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Reflective practice : Use Gibbs reflective model as a framework to reflect on an experience you have had as an undergraduate registered nurse that has impacted on your philosophy of practice. Essay Example

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Nursing practice takes place in a dynamic environment characterised by unprecedented challenges and experiences that are likely to impact nurses’ philosophy of practice. As nurses transition from learning to practice, they are likely to face increased pressure due to the ambiguity of their roles and the increased demands and responsibilities imposed by their professional (Chang & Hancock 2003). Nevertheless, when nurses prepare effectively, they can competently and effectively care for patients while continuing to develop skills throughout their professional. In order for nurses to effectively meet the demands of their profession and engage in continuous learning, reflection is a vital skill that they need to develop. Critical reflection is a valuable tool that helps nurses to learn and improve their philosophy of practice by offering them insight on their day to day practice and experiences. Nurses reflect since it offers a mechanism or tool that they can used to communicate and evaluate their practice (Daly et al, 2010).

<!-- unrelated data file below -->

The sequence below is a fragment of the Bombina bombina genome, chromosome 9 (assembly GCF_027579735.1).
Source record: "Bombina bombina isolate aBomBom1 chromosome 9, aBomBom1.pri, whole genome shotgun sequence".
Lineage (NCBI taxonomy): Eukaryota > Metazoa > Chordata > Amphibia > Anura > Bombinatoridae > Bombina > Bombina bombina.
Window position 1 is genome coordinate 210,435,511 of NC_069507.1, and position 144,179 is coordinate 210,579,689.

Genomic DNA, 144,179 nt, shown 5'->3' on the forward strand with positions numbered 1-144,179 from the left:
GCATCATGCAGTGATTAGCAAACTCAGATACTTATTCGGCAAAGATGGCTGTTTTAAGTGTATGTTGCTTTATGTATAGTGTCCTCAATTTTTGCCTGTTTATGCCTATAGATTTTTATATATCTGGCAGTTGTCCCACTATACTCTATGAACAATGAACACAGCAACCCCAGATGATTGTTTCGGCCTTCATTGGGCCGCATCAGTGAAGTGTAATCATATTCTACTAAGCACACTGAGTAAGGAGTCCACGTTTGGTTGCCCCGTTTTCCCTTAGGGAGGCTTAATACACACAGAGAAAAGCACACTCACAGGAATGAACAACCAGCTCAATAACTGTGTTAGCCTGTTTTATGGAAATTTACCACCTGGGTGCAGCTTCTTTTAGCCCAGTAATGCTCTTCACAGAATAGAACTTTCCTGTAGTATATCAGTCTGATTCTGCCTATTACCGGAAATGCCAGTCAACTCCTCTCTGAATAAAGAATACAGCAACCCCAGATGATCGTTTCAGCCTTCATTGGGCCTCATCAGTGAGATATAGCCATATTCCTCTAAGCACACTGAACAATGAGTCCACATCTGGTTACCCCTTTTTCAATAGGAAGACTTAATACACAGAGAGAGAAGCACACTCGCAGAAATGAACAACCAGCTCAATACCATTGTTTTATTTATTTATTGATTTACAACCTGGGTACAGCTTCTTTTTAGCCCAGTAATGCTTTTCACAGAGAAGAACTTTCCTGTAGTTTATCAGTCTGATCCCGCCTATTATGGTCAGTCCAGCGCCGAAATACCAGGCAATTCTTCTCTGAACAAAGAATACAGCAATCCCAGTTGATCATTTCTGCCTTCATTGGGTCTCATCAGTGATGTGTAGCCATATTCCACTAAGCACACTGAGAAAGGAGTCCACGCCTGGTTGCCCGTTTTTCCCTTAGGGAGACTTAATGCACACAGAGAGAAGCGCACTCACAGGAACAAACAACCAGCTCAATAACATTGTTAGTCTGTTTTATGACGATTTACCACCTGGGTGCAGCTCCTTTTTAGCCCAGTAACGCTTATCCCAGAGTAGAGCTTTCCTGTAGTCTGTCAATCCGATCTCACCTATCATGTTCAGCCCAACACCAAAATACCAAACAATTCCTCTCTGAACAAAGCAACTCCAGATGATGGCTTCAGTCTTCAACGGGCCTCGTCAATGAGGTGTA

Using Gibbs reflective model, this paper will provide a reflection on an experience that I had as an undergraduate registered nurse that has impacted on my philosophy of practice. Gibbs reflective cycle is a framework that entails six stages that are used to enable nurses improve their nursing practice in the coming days. The cycle begins with a description of an experience or situation. The next stage is feelings’ analysis followed by the experience’s evaluation. The fourth stage involves analysis of making sense out of the experience followed by a conclusion of what could have been done differently. The last stage is a plan of action to prepare once the incidence came again (Daly et al, 2010).

Stage 1 : Description of experience